Friday, January 3, 2014

NV - New Law Puts More Sex Offenders on the Map

Juvenile sex offenders
Original Article


By Nathan Baca and Alex Brauer

LAS VEGAS - People may soon find out there are more sex offenders living in their neighborhood than they thought.

That is because a newly enforced state law is about to re-define who is considered a sex offender who must register.

Judges and child welfare advocates say that it is going to be more difficult to tell who is a sexual predator because the sex offender map is now going to flag anyone who has committed a sexual offense, even those who teenagers at the time. The starting point for being on the website is 14 years old.

Despite the sex offender map getting a lot more crowded, you can tell the severity of an offender's crime by looking at which tier they are in.

Coleman says there are long-overdue improvements that the law, which is called the Adam Walsh Law, has for tracking adult sex offenders.

"I think there are some things that have evolved because of technology. When they register, we're going to know what their Internet name, or any of these kind of handles that they have," child welfare advocate Donna Coleman said.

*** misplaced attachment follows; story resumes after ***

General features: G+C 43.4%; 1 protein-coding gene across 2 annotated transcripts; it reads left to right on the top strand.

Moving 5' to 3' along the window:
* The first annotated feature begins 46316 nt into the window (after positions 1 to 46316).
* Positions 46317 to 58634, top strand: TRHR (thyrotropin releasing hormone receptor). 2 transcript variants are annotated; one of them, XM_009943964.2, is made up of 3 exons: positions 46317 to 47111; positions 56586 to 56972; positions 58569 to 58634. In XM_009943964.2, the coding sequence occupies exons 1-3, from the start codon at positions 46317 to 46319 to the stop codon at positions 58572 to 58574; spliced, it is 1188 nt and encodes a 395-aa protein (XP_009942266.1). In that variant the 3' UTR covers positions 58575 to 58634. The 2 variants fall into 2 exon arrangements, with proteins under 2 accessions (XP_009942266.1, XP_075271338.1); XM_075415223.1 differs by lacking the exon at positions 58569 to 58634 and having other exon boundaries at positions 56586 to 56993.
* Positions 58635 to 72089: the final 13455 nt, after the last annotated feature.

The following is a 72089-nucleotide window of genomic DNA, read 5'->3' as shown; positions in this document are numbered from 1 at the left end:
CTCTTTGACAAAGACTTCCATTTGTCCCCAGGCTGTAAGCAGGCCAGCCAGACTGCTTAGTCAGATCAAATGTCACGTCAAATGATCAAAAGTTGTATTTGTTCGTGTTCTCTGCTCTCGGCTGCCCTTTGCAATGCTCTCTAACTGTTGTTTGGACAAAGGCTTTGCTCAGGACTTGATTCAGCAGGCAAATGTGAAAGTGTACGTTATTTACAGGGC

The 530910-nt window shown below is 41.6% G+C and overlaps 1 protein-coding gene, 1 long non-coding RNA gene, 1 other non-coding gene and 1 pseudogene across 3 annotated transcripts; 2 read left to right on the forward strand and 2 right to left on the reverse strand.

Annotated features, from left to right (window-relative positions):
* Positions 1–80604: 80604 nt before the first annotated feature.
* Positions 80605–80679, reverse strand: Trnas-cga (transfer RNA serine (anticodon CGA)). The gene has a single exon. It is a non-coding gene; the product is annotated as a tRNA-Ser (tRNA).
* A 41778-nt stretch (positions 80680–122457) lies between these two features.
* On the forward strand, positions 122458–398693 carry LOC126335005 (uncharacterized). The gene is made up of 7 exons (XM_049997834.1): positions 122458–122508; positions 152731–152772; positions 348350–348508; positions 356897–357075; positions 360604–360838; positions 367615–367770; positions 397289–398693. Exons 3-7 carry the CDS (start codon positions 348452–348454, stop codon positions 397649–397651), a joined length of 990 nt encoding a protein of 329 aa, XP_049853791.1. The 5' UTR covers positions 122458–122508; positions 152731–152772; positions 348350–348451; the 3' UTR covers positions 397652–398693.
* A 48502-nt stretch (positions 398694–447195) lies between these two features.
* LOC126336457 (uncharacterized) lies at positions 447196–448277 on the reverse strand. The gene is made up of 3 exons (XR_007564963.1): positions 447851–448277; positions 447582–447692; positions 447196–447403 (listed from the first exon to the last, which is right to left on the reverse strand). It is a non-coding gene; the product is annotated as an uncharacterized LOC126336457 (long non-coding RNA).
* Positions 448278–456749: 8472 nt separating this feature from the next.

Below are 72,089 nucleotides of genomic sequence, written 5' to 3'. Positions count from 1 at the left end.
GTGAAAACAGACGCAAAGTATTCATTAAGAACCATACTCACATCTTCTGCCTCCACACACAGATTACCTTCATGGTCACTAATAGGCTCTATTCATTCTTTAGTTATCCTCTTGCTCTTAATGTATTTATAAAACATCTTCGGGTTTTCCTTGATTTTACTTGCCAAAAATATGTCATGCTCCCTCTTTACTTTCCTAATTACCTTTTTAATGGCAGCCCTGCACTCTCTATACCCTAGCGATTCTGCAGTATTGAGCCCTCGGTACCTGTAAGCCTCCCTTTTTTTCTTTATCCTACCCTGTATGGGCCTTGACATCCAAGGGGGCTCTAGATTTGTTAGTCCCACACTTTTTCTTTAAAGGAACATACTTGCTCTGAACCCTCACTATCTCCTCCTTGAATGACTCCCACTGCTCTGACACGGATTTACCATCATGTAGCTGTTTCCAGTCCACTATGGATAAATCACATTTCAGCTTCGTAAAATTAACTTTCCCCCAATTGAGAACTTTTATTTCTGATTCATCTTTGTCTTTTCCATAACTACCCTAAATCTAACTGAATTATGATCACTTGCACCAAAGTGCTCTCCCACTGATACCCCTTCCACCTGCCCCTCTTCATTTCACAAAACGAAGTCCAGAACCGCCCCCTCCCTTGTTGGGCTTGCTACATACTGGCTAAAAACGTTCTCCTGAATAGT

However, she is concerned that children who are in treatment for committing a sexual offense from the age of 14 on will also be on the sex offender website for everyone to see.

The majority of those juvenile sex offenses are not considered predatory and have a low risk of re-offense.
- Adults also have a low re-offense rate, if you look at the facts and not media sound bites.

One local family court judge says the new law could ruin juvenile offender's lives after successful treatment.
- The same can be said for adult offenders, but you apparently don't care if you ruin an adult offenders live, or their family as well?

"Now you've got them fixed. They're on their way in life. They're in college. They're in art school. They've got regular jobs now. Some are married and have kids themselves. Now, they're going to have to register? For something that happened when they were 14 years of age?" Family Court Judge William Voy said.

The new law also takes away local judges' ability to decide a juvenile offender's sentence.

Judge Voy says the law is arbitrary in picking 14 years old as the cutoff point for automatic registration as a sex offender.

The judge says he has 13-year-old offenders that fail treatment but won't be registered.

Once updated, sex offender labeled as tier three are considered the worst offenders.

The law took seven years to pass through legal challenges and a state supreme court decision.

It could take a few more months before the sex offender website is updated with thousands of new people.

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